What is single sign-on, and how can an HRIS facilitate it?

What is single sign-on, and how can an HRIS facilitate it?

Single sign-on makes life easier for employees and IT administrators alike – and using your HR system as the source of data will help to make network access even more secure

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Single sign-on makes life easier for employees and IT administrators alike – and using your HR system as the source of data will help to make network access even more secure

Single sign-on (SSO) is a crucial identity and access management (IAM) service for many organisations. But it’s a term that many non-IT professionals – such as HR teams – might not have come across before. So what is single-sign on, what are its benefits, and how can HR software help your organisations manage user access in this way?

What is single sign-on?

Let’s start with a definition from CSO Magazine:

“Single sign-on (SSO) is a centralized session and user authentication service in which one set of login credentials can be used to access multiple applications. Its beauty is in its simplicity; the service authenticates you one on one designated platform, enabling you to then use a plethora of services without having to log in and out each time.”

It’s likely that you use SSO every day, both at work and in your personal life. At work, SSO will probably be dictating how you access applications, and what level of access you have. When you use your corporate username and password to log into your email account, networked drive, or other business tools such as an HR system, expenses software or learning management system – without having to use additional or alternative credentials – that’s SSO in action. At home, you might use SSO managed by a specific technology provider – such as Facebook, Google, Twitter or LinkedIn – to register for websites or services by choosing to ‘Log in with Google’ or ‘Log in with Facebook’, for example.

What are the benefits of single sign-on?

Introducing SSO brings a number of advantages for system users and IT teams alike, including:

  • Enabling frictionless access to all business applications that are part of your organisation’s SSO ecosystem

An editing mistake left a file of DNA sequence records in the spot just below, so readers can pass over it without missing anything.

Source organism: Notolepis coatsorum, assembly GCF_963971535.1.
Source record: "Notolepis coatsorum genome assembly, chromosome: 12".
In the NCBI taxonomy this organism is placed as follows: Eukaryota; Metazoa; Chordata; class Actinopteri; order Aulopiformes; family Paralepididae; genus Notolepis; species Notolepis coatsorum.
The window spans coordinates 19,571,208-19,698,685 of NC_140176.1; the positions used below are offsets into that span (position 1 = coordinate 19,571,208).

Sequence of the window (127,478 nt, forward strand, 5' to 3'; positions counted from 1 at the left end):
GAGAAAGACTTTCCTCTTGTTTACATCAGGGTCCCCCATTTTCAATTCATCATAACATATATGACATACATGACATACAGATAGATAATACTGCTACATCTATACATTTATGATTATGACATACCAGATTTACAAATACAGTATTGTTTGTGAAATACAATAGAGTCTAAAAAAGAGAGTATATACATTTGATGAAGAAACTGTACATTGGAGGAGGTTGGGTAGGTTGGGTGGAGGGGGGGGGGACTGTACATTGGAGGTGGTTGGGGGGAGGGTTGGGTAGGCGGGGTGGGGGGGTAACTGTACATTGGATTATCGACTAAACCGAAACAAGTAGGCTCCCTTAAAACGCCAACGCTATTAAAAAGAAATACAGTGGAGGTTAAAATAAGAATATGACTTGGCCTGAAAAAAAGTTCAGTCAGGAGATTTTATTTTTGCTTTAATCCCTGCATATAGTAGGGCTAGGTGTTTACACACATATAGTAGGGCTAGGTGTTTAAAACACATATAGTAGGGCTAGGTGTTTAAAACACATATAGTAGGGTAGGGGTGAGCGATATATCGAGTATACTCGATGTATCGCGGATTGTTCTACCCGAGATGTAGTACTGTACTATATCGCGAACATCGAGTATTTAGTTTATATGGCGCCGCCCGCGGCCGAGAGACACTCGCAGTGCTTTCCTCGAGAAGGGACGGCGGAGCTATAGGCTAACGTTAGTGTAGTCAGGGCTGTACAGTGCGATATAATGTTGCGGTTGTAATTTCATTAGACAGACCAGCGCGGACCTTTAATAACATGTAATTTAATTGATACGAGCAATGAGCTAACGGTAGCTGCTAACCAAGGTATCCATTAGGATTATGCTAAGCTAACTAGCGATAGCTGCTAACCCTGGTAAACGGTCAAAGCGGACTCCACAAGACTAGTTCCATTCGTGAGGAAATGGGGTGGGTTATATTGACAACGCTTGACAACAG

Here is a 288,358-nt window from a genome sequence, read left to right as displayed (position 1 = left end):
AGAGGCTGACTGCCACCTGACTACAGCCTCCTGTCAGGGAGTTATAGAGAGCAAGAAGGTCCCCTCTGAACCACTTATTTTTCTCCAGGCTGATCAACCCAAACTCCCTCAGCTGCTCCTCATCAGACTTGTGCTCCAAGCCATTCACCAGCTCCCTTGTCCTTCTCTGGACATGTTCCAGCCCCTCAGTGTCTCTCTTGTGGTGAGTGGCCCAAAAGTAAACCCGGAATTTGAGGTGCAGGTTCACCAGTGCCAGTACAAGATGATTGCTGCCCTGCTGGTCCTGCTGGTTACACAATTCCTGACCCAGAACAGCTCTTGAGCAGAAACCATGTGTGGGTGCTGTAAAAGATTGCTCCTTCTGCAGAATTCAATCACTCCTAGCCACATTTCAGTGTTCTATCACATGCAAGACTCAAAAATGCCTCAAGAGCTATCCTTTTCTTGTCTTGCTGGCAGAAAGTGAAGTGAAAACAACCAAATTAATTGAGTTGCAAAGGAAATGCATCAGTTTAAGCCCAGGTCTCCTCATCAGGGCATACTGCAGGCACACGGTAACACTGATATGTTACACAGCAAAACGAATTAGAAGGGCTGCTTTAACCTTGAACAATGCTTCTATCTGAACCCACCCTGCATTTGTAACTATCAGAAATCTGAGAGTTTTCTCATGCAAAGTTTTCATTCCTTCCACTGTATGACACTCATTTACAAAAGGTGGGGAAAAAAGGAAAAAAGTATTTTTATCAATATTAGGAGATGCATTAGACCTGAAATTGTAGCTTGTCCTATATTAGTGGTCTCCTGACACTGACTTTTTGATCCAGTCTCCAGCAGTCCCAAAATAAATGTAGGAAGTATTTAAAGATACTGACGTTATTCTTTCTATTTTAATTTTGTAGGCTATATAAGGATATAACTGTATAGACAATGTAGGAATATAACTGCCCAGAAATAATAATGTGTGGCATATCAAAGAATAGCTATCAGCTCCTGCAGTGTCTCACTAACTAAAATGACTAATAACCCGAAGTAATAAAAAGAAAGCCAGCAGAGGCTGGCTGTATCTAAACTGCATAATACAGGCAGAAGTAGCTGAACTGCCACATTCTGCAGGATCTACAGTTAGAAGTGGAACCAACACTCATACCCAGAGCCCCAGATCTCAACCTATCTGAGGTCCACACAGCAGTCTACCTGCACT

• It puts your organisation in control of access levels (rather than third-party software providers)
  • Users can be set up more quickly, which is great for creating a smoother onboarding experience
  • Users’ accounts can also be deactivated more speedily when they leave an organisation, which is vital for data security
  • Reduces password fatigue because there’s no need to remember multiple logins and passwords. It’s also less likely users will note down access credentials insecurely (such as on a sticky note on their computer monitor
  • Improves worker productivity – there’s no need to rekey credentials to access various systems
  • Reduces demand on IT time – Gartner estimates that up to 50% of calls to IT service desks are related to passwords
  • Improves access to cloud applications, especially for flexible and remote workers
  • Enables IT teams to report on employee system access and usage frequency

What are the disadvantages of single sign-on?

While the benefits of SSO are significant, there are some downsides that organisations need to be mindful of:

  • The user database must always be up to date, especially in relation to leavers – if access isn’t revoked when an employee leaves, they will still be able to use a wide range of critical business systems
  • Because users’ credentials will enable access to multiple applications, there will need to be good awareness of the need to use strong passwords, and to protect logins and passwords

How is single sign-on managed?

Your IT department will manage users’ access to your organisation’s systems through a product such as Microsoft Active Directory, Google (G Suite) or Okta. These products manage permissions and access to networked resources and systems.

How can an HR system facilitate single sign-on?

Modern HR systems should integrate with your chosen network management tool to help your organisation more securely and effectively manage system access. Your HR database will become the ‘single source of truth’, where information about all starters, leavers and changes is held and updated. So when a new starter joins your organisation and is registered on your HRIS, an IT user account will be generated automatically. Similarly, when someone is marked in your HR system as having left the organisation, their IT account will be deactivated automatically.

Enabling the link between these two systems – the HR software and user access tool – will reduce the time it takes to set up or deactivate a user account, and reduce the likelihood of errors that might occur as a result of manually transferring employee details from one system to another.

You can widen the number of applications that your employees can access via SSO by choosing to integrate your HR systems with other software such as a learning management system, or time and attendance software.